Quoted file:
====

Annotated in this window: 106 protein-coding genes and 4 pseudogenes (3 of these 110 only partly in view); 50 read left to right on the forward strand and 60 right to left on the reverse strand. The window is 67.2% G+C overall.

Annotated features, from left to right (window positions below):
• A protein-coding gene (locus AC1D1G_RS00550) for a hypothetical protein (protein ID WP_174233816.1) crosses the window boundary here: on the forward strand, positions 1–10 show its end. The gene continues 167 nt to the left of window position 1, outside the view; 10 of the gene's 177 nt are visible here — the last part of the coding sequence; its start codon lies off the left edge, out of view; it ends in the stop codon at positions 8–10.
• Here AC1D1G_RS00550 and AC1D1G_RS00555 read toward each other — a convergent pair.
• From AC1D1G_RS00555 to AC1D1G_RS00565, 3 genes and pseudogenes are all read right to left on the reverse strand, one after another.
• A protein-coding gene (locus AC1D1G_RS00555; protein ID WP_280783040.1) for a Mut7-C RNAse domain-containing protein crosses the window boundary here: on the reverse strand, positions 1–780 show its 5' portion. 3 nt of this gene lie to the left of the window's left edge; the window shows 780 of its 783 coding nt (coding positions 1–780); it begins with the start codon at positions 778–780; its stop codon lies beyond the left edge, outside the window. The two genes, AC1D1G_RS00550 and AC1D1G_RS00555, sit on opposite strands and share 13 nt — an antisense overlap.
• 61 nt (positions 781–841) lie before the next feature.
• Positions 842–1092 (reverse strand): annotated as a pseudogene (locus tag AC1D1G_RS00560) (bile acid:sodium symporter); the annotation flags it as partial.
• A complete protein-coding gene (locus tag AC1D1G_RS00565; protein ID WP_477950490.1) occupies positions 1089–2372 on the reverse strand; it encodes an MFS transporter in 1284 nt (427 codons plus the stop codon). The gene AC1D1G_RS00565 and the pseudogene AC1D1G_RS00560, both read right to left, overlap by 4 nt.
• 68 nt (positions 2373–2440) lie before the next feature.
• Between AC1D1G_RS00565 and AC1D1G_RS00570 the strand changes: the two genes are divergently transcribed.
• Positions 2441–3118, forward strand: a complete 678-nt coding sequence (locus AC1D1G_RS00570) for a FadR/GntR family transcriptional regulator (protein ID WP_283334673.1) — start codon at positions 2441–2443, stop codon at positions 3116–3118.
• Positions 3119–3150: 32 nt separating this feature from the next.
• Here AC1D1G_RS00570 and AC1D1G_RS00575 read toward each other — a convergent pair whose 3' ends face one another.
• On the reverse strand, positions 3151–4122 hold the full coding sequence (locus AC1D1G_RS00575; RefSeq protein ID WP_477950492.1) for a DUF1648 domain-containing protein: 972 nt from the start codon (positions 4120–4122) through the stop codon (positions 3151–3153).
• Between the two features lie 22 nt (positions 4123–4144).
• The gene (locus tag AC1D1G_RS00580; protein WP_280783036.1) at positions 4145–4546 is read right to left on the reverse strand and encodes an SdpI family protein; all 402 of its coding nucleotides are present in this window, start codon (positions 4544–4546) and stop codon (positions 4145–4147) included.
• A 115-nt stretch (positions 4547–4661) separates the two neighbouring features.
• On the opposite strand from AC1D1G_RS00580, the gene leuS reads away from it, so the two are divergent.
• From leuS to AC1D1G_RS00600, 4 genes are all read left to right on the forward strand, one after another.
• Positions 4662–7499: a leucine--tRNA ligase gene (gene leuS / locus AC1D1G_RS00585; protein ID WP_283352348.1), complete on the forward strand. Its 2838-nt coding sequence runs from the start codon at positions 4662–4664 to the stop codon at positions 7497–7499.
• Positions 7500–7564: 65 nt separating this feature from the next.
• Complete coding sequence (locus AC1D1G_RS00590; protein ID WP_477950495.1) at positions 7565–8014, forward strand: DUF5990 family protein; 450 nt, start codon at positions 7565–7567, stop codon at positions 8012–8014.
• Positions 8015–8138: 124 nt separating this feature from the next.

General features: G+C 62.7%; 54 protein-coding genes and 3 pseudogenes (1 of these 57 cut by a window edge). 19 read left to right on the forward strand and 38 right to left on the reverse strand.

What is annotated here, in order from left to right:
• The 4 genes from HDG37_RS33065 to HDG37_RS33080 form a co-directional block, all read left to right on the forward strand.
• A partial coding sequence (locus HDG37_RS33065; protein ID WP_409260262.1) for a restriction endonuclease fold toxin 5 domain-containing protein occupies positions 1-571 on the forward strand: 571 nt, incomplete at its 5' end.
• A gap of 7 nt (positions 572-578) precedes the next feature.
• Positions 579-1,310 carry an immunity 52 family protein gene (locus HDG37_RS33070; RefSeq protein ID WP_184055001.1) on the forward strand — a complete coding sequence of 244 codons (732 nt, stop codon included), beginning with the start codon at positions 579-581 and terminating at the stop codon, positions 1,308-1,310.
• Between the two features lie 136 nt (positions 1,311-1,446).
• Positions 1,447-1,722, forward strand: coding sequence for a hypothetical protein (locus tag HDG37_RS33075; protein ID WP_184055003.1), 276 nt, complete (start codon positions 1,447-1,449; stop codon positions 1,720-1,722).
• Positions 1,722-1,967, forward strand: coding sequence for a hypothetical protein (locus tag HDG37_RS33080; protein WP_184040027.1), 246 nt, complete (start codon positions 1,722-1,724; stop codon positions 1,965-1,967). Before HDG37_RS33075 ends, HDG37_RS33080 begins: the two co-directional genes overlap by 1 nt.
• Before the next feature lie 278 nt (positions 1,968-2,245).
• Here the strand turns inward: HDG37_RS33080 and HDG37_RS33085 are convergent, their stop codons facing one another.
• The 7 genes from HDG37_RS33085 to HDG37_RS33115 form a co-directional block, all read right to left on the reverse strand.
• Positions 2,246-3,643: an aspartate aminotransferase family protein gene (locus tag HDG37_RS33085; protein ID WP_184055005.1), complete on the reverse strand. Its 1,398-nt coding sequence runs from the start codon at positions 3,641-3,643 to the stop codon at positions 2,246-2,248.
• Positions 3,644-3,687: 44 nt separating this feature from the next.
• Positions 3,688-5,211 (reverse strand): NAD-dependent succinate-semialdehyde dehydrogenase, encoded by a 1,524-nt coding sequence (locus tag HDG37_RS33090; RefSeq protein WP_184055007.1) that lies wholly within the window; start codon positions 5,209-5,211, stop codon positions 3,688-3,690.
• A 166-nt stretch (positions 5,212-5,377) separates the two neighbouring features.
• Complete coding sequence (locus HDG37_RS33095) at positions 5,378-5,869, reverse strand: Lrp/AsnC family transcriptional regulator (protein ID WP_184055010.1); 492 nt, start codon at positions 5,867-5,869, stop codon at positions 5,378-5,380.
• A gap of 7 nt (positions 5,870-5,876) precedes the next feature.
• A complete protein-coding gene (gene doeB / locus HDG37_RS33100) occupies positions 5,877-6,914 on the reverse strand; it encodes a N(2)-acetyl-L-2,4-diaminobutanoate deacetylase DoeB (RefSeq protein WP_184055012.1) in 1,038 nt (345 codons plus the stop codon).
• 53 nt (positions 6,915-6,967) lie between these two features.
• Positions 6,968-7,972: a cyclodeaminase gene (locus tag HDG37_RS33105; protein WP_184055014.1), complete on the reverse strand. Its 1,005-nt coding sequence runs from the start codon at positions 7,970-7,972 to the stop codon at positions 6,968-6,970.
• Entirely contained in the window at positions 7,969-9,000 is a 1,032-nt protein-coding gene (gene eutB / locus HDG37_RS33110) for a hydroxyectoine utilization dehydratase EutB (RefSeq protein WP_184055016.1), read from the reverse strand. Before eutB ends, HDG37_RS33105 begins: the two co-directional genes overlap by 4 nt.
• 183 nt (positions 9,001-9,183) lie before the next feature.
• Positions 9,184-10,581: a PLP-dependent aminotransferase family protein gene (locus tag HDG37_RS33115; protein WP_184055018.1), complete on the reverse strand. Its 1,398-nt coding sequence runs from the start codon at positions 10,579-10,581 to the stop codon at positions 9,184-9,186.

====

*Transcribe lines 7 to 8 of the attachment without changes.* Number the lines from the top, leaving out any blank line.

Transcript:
• 61 nt (positions 781–841) lie before the next feature.
• Positions 842–1092 (reverse strand): annotated as a pseudogene (locus tag AC1D1G_RS00560) (bile acid:sodium symporter); the annotation flags it as partial.